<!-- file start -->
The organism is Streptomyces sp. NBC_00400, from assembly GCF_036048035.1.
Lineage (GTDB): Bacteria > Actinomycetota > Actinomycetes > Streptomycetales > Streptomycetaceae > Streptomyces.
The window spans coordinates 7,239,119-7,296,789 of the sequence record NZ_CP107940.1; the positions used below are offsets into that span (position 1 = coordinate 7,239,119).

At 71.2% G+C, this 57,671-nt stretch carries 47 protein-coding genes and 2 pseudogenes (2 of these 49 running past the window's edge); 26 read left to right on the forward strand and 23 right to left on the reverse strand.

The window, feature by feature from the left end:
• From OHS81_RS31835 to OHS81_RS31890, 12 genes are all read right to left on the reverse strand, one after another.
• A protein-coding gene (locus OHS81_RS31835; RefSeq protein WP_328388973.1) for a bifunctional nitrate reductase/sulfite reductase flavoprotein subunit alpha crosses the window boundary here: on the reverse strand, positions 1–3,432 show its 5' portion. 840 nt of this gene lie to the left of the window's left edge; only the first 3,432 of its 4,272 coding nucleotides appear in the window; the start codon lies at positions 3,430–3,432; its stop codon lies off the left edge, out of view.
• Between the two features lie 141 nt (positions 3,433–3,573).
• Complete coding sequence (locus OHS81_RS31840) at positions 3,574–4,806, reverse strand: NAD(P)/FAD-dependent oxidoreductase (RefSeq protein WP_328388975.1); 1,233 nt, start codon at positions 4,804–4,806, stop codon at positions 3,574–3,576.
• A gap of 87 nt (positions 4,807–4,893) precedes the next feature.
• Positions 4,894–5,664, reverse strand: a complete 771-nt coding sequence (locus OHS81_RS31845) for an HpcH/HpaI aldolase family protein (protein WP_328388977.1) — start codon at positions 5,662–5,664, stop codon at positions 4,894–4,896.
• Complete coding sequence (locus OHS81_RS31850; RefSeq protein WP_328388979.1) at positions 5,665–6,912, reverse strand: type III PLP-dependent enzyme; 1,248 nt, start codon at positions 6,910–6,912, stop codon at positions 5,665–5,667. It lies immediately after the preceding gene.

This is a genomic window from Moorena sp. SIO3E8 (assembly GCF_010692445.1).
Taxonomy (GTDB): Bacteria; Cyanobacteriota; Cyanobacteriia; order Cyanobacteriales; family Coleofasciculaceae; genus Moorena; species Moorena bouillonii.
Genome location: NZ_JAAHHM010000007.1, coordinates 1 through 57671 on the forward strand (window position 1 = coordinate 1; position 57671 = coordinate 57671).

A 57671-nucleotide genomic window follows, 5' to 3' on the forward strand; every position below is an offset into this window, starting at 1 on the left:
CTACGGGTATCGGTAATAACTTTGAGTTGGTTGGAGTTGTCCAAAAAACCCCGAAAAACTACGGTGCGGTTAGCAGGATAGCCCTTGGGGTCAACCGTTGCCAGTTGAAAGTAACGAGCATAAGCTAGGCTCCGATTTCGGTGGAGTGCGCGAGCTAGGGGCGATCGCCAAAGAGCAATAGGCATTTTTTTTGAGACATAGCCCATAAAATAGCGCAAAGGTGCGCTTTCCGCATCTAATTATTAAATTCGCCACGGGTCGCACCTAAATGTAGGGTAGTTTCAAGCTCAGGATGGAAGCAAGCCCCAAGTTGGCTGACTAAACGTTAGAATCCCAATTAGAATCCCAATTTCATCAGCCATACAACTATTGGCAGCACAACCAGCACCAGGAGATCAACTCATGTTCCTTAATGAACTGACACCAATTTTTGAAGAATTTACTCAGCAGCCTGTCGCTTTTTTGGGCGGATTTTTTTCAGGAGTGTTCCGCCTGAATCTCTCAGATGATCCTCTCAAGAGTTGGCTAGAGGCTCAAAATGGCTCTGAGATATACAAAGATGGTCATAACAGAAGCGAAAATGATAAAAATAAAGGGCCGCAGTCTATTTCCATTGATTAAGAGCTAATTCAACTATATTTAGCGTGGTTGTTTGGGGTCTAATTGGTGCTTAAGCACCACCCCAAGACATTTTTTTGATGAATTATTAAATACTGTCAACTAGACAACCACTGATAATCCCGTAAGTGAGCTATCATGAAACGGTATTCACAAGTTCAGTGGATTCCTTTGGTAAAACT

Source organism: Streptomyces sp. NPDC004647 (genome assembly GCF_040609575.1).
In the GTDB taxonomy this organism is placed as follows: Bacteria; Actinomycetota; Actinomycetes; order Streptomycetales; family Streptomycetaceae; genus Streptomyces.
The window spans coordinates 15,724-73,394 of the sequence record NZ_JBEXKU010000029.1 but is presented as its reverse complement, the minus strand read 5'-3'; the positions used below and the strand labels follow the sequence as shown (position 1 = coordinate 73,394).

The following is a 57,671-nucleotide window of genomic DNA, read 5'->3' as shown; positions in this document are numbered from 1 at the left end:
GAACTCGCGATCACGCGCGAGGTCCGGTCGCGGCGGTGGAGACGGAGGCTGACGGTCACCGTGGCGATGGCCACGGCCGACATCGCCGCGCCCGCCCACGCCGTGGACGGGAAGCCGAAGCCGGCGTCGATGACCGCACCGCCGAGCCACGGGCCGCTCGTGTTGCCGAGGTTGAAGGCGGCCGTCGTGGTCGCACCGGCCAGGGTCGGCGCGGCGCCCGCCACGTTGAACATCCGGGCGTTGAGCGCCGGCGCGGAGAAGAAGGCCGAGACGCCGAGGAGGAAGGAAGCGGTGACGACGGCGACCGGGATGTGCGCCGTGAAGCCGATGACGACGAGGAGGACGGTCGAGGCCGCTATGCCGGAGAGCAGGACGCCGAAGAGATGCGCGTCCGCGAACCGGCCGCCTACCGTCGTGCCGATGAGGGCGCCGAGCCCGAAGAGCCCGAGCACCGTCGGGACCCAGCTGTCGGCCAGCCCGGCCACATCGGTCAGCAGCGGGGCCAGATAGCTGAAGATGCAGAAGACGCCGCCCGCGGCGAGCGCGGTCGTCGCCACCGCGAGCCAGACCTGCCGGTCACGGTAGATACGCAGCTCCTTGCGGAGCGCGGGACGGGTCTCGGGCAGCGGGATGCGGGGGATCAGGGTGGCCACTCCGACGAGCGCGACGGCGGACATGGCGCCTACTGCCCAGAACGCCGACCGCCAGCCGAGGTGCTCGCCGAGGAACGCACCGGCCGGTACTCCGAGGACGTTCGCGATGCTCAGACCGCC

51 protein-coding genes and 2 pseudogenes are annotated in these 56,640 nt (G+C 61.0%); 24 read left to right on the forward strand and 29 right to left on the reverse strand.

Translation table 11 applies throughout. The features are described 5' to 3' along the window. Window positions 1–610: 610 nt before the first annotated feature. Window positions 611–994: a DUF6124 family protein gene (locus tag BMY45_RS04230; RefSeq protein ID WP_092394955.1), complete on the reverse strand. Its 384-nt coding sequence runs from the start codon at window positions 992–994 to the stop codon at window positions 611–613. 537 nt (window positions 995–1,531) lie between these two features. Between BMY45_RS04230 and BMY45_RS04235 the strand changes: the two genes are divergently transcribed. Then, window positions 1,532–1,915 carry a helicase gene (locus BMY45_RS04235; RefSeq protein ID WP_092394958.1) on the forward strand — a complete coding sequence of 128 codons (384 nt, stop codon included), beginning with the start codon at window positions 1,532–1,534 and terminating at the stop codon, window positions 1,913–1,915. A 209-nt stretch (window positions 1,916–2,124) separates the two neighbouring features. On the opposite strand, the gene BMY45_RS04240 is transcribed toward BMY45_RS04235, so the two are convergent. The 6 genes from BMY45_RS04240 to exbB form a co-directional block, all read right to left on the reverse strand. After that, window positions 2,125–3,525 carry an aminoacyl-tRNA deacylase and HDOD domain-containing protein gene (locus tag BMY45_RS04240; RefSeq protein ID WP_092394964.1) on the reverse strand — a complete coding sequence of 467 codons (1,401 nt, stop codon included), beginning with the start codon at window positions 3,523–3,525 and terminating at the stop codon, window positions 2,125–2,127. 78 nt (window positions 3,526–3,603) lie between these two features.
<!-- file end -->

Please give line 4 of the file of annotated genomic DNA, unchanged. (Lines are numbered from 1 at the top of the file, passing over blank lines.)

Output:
At 71.2% G+C, this 57,671-nt stretch carries 47 protein-coding genes and 2 pseudogenes (2 of these 49 running past the window's edge); 26 read left to right on the forward strand and 23 right to left on the reverse strand.